Italian academics have warned that the south of the country could be turned into a higher education “desert” because of an exodus of professor positions to richer northern regions.
In 2018, southern and central Italy lost the equivalent of 280 researchers, according to calculations from a group of reformist academics, Return on Academic Research (Roars).
Beniamino Cappelletti Montano, an associate professor of mathematics and computer science at the University of Cagliari, and a member of Roars, said that, since 2012, about 1,300 professor positions had moved from south to north.
Since then, Italy’s funding system has meant that, when an academic retires, half the money for their position stays with their institution but the other half is redistributed across other Italian universities according to a range of criteria.
These include the financial situation of the university and how much it raises from student fees. Critics argue that this disadvantages institutions in the much poorer south.
“The consequence of these politics is a disaster not only for southern Italian universities but their regions,” said Dr Montano. “If you have fewer professors, you are forced to close some courses and then to lose students, and then to lose funding...and then to lose professors...in a vicious circle which will have as a final consequence the desertification of higher education in the poorer part of Italy.”
Luigi Nicolais, former president of Italy’s National Research Council, added that the redistribution formula also rewards greater income from industry, which is inevitably easier to win in wealthier areas.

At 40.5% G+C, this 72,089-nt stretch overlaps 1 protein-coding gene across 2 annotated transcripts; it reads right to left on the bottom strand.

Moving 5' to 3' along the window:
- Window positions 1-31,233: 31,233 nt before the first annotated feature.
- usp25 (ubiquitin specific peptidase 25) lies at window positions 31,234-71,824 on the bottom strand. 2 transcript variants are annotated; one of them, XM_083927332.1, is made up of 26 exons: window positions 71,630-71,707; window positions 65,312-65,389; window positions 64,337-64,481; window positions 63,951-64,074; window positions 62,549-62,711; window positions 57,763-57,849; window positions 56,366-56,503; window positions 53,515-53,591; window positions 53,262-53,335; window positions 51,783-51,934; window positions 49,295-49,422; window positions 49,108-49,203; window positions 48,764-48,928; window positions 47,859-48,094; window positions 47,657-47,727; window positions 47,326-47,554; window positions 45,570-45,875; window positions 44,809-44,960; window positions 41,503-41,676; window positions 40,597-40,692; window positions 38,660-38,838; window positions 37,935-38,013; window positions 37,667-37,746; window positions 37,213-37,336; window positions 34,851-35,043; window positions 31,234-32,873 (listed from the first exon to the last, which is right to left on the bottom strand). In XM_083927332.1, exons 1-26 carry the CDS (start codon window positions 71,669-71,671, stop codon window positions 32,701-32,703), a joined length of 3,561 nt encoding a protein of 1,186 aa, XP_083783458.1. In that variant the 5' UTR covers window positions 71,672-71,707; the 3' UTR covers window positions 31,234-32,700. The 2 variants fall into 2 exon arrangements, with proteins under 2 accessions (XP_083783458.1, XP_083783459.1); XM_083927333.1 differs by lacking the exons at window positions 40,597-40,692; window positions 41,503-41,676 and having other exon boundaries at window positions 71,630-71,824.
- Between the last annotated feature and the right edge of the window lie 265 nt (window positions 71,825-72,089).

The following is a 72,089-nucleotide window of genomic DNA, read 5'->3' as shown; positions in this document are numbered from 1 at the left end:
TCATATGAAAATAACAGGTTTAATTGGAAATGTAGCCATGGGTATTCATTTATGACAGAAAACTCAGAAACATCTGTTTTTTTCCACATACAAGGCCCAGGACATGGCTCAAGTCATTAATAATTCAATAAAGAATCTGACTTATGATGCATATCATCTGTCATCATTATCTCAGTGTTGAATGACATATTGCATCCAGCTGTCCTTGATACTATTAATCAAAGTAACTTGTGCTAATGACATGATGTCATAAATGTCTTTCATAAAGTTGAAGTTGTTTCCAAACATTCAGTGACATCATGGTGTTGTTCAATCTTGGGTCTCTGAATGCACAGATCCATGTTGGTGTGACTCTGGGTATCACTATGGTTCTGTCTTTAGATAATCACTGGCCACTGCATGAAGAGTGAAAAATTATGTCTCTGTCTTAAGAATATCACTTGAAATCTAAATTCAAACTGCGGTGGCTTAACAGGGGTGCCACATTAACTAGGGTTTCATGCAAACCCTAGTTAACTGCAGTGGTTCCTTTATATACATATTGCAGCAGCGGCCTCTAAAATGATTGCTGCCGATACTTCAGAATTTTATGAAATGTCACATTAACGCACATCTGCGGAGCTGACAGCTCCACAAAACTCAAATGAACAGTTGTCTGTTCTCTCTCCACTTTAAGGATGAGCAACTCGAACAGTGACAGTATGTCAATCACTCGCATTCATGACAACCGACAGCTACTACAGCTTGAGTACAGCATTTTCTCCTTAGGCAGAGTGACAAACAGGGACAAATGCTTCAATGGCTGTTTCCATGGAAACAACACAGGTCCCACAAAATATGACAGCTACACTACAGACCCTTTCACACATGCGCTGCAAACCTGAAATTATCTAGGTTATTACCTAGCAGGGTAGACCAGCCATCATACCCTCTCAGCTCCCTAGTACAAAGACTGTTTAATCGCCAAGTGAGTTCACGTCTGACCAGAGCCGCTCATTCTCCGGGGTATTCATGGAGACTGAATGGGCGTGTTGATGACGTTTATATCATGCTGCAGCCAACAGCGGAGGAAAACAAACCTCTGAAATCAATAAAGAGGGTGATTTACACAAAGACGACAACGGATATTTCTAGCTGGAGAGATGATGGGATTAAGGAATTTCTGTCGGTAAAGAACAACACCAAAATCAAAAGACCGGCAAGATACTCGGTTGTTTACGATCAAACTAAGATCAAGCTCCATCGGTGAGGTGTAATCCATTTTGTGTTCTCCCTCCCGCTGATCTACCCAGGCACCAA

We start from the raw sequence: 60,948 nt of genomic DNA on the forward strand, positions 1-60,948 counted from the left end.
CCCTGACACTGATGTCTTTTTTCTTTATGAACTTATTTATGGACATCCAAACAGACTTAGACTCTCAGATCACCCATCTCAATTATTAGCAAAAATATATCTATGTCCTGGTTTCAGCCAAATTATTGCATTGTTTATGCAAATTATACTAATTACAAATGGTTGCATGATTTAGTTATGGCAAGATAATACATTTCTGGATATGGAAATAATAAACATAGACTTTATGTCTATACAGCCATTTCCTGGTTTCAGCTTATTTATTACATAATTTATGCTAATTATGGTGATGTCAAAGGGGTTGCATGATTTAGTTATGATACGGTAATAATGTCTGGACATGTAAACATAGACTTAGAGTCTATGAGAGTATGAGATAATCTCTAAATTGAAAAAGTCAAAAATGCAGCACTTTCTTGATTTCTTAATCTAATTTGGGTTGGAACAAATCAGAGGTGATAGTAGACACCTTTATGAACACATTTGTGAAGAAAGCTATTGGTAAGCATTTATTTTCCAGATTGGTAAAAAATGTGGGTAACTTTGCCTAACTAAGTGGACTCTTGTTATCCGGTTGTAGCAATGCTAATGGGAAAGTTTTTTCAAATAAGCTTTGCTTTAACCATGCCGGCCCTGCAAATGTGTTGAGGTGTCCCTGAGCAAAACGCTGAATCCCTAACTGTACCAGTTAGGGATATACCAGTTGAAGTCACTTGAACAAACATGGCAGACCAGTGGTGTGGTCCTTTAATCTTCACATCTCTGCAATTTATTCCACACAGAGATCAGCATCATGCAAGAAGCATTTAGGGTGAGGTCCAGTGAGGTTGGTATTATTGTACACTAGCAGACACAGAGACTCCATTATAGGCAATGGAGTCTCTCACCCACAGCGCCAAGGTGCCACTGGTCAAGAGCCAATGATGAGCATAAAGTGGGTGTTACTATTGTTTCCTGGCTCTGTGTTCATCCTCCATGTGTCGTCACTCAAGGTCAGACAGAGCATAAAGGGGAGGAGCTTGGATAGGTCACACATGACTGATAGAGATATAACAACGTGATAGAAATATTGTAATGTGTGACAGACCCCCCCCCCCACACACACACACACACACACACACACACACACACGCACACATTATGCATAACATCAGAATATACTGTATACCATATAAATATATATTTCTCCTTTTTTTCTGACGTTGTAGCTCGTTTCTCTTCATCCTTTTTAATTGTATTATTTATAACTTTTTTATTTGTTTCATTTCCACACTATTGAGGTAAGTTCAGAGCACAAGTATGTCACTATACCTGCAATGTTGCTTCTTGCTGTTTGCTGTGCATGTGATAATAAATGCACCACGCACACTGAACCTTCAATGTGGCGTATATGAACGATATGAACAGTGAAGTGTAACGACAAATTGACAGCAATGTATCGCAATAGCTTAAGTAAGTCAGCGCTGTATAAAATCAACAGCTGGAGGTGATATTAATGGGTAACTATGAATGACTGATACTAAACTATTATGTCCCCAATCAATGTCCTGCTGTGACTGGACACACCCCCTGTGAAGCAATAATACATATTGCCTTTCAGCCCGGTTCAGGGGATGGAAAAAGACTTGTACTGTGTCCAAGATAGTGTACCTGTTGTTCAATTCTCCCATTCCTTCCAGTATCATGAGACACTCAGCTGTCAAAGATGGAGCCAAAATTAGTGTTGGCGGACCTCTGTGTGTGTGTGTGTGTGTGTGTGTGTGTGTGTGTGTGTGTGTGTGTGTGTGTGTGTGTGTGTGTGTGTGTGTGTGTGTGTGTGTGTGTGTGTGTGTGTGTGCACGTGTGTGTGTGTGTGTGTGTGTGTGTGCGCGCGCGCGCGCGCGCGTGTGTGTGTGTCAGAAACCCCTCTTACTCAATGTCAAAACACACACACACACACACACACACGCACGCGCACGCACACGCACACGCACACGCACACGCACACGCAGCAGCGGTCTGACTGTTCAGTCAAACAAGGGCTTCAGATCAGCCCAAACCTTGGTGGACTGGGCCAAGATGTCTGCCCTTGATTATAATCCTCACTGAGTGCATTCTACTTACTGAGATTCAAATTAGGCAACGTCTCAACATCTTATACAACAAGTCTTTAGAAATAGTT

Giuseppe De Nicolao, professor of control and systems engineering at the University of Pavia and a member of Roars, said that the shift of researchers from south to north was “just a piece of the overall puzzle” in a broader debate in Italy over whether wealthy northern areas should have more control over their taxes.
The debate took on new life in 2017 when Lombardy and Veneto – two wealthy northern provinces – voted for more autonomy, reflecting long-standing concerns that such regions financially prop up the south.
A petition against this “succession of the rich” from the rest of Italy has been launched by Gianfranco Viesti, professor of economics at the University of Bari, capital of southeastern coastal region Apulia. He also warned in a 2016 book that a “new gap” had emerged between universities in the north and south of the country. In 2017, Lombardy, whose capital is Milan, had a gross domestic product per capita of €38,212 (£34,320) – close to twice that of Apulia, where average income was just €17,994.
A spokeswoman for Italy’s Ministry of Education, Universities and Research pointed out that northern universities had fewer professors per student compared with institutions in the south.
The rules had not been set to take positions from the south and move them north, she argued, and some southern universities had done well from the formula in 2018. The system gives “more full professor budget points to those universities that have fewer staff and more funds available”.
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